How Did USPHS Officers Become veterans?

Veterans Day

Happy Veterans Day, or what was previously known as Armistice Day. It’s a day to celebrate the service of all U.S. military veterans. USPHS officers are considered veterans, but aren’t usually part of the armed forces. So, why are USPHS officers considered veterans? The key to this answer is in the word usually.

USPHS was established as a uniformed service in 1889 and was organized according to a military model. The idea was that a mobile cadre of USPHS officers could be sent where needed to protect the nation’s health at U.S. marine hospitals, quarantine stations, and immigrant stations. But being in uniform and going where you’re needed doesn’t mean you’re a veteran. It requires service in war.

PHS medical officers in dress uniform

When the U.S. entered the Spanish-American war in 1898, USPHS was militarized for the first time by presidential authority. USPHS officers helped control the spread of yellow fever in soldier camps and a USPHS surgeon was aboard a revenue cutter in the battle of Manila Bay. The involvement of USPHS during the war was unprecedented and highlighted the need to clarify the role of USPHS during wartime without compromising the nation’s need for it in public health protection. Thus, in 1902 legislation authorized the president,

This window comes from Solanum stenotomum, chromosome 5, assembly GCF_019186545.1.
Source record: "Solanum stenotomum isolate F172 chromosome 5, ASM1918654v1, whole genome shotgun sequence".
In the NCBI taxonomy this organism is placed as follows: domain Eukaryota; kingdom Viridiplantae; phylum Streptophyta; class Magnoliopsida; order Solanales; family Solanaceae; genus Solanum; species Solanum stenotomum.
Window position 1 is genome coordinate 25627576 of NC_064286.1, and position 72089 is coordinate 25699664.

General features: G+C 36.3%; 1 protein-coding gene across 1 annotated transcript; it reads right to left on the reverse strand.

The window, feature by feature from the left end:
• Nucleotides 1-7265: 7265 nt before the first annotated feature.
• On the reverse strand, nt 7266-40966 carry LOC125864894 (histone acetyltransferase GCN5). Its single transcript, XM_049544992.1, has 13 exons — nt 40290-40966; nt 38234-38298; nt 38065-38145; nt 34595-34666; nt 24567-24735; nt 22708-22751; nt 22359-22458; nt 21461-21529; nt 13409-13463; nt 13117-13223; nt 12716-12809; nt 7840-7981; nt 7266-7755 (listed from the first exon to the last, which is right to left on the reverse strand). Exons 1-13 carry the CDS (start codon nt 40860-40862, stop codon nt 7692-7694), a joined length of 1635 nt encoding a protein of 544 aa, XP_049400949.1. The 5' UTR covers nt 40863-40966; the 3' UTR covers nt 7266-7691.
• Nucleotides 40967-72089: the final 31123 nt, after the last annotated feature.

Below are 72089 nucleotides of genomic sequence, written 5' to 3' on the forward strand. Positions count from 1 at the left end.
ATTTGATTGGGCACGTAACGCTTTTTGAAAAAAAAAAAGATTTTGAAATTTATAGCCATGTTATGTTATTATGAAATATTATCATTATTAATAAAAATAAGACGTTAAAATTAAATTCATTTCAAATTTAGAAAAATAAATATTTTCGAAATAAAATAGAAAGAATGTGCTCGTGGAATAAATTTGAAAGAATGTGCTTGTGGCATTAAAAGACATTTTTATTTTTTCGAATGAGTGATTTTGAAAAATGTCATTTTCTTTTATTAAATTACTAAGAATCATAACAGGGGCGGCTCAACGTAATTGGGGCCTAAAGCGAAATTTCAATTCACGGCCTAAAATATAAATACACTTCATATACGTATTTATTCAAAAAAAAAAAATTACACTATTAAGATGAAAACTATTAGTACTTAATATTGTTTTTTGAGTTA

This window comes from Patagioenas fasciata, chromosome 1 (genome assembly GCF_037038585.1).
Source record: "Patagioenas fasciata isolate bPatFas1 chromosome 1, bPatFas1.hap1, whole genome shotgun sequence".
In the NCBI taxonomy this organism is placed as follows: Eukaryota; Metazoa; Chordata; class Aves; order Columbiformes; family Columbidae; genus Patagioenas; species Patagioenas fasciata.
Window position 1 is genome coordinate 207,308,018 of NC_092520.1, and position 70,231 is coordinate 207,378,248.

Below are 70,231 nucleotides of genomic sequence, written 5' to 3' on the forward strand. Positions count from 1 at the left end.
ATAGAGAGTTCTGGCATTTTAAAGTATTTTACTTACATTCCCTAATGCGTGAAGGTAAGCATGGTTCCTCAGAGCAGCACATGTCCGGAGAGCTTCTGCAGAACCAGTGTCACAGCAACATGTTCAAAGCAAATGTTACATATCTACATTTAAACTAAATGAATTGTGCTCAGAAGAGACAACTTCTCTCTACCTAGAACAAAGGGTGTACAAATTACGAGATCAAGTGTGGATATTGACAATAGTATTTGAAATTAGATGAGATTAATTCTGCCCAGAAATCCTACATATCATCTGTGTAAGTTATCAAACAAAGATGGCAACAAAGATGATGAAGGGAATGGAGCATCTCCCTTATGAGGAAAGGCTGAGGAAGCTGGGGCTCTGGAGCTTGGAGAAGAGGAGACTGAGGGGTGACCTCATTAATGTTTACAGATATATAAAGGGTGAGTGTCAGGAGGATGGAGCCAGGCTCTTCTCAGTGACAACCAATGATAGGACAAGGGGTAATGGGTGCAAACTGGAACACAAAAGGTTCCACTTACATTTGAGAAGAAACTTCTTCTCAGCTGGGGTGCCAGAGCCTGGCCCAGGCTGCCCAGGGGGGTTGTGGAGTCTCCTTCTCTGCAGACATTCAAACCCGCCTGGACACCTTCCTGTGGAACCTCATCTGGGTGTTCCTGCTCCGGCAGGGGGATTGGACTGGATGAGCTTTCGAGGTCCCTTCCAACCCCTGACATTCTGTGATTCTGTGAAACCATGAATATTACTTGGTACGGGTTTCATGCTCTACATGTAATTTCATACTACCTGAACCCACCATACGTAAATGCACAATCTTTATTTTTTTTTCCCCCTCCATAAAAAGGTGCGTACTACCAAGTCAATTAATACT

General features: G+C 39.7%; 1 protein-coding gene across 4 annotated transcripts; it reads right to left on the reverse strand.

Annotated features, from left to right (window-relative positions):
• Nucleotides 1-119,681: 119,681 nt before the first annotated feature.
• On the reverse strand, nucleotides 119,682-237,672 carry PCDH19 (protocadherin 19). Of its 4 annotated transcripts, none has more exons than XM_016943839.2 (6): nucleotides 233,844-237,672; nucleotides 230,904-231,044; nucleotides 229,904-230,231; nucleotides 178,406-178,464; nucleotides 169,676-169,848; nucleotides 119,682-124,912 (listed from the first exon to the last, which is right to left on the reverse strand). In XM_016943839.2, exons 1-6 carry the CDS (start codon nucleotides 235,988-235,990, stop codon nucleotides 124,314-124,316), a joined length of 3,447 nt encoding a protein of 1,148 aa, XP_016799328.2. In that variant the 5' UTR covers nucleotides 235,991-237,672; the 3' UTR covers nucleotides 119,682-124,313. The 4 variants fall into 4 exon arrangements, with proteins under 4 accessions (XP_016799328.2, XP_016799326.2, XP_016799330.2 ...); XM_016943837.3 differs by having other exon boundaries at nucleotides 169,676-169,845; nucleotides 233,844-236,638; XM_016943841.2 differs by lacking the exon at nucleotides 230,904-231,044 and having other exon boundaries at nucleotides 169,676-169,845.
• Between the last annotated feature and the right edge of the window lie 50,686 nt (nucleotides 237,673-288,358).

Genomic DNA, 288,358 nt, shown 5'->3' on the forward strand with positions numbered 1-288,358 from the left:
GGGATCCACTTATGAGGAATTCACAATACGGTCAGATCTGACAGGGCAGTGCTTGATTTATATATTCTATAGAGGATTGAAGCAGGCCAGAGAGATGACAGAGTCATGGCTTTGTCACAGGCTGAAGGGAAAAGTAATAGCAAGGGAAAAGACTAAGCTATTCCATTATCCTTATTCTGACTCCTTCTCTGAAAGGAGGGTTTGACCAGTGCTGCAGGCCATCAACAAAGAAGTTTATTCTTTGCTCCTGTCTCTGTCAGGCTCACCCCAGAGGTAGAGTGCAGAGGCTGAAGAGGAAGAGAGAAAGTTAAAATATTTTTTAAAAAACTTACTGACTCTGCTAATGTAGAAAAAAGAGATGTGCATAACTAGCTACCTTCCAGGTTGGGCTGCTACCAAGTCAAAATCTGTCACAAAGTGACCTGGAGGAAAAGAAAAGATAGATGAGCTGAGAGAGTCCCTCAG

"...to utilize the Public Health and Marine Hospital Service in times of threatened or actual war to such extent and in such manner as shall in his judgement promote the public interest without, however, in any wise impairing the efficiency of the Service for the purposes for which the same was created and is maintained.”   

Accordingly, President Wilson used this authority to militarize USPHS in anticipation of entering WWI. During WWI USPHS officers cared for sick and wounded soldiers and provided care on Navy and Coast Guard ships. It was after WWI that armistice day was established to celebrate those who served in the war. Still, USPHS officers at the time did not receive military benefits nor veteran status. 

It was through the leadership of Surgeon General Thomas Parran that USPHS officers became U.S. veterans. Throughout the mid 30s and early 40s Parran was on a mission to create a tightly run USPHS and to bolster the status of Corps officers. Due to their unique role in the country, Corps officers did not receive military nor civil service benefits. One congressman had noted that Corps officers were, “neither fish nor fowl,” a statement that in many ways still holds weight today. Parran at one time requested that USPHS be transferred to the war department which was rejected as they saw USPHS as a civilian service. Parran was concerned that without enticing benefits, USPHS would have a hard time recruiting officers. Parran wrote, edited, and re-wrote many bills to congress to fight for Corps benefits from 1943 thru 1944. Finally, congress passed the 1944 U.S. Public Health Service Act that included military benefits for Corps officers and included instruction for the president to make USPHS officers part of the military. The following summer of 1945, President Truman issued an executive order declaring the Commissioned Corps,